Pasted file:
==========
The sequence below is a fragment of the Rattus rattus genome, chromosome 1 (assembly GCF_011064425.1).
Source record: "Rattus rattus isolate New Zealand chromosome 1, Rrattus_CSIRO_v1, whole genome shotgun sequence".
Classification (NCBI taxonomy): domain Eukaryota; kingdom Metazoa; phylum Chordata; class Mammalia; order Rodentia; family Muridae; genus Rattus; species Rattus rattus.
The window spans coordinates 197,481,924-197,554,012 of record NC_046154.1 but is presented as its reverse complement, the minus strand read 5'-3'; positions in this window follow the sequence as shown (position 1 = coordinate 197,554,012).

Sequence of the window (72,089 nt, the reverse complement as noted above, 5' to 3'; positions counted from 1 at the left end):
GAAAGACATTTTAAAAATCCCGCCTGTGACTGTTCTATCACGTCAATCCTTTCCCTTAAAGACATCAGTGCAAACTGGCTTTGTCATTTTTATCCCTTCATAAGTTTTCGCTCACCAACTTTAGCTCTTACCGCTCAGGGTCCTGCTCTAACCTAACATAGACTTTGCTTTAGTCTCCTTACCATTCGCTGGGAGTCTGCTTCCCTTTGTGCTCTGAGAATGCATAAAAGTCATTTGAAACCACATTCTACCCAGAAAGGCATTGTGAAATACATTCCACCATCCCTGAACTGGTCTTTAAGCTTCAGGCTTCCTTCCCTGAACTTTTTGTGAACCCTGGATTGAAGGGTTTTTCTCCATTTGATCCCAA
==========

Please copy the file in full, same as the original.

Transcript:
The sequence below is a fragment of the Rattus rattus genome, chromosome 1 (assembly GCF_011064425.1).
Source record: "Rattus rattus isolate New Zealand chromosome 1, Rrattus_CSIRO_v1, whole genome shotgun sequence".
Classification (NCBI taxonomy): domain Eukaryota; kingdom Metazoa; phylum Chordata; class Mammalia; order Rodentia; family Muridae; genus Rattus; species Rattus rattus.
The window spans coordinates 197,481,924-197,554,012 of record NC_046154.1 but is presented as its reverse complement, the minus strand read 5'-3'; positions in this window follow the sequence as shown (position 1 = coordinate 197,554,012).

Sequence of the window (72,089 nt, the reverse complement as noted above, 5' to 3'; positions counted from 1 at the left end):
GAAAGACATTTTAAAAATCCCGCCTGTGACTGTTCTATCACGTCAATCCTTTCCCTTAAAGACATCAGTGCAAACTGGCTTTGTCATTTTTATCCCTTCATAAGTTTTCGCTCACCAACTTTAGCTCTTACCGCTCAGGGTCCTGCTCTAACCTAACATAGACTTTGCTTTAGTCTCCTTACCATTCGCTGGGAGTCTGCTTCCCTTTGTGCTCTGAGAATGCATAAAAGTCATTTGAAACCACATTCTACCCAGAAAGGCATTGTGAAATACATTCCACCATCCCTGAACTGGTCTTTAAGCTTCAGGCTTCCTTCCCTGAACTTTTTGTGAACCCTGGATTGAAGGGTTTTTCTCCATTTGATCCCAA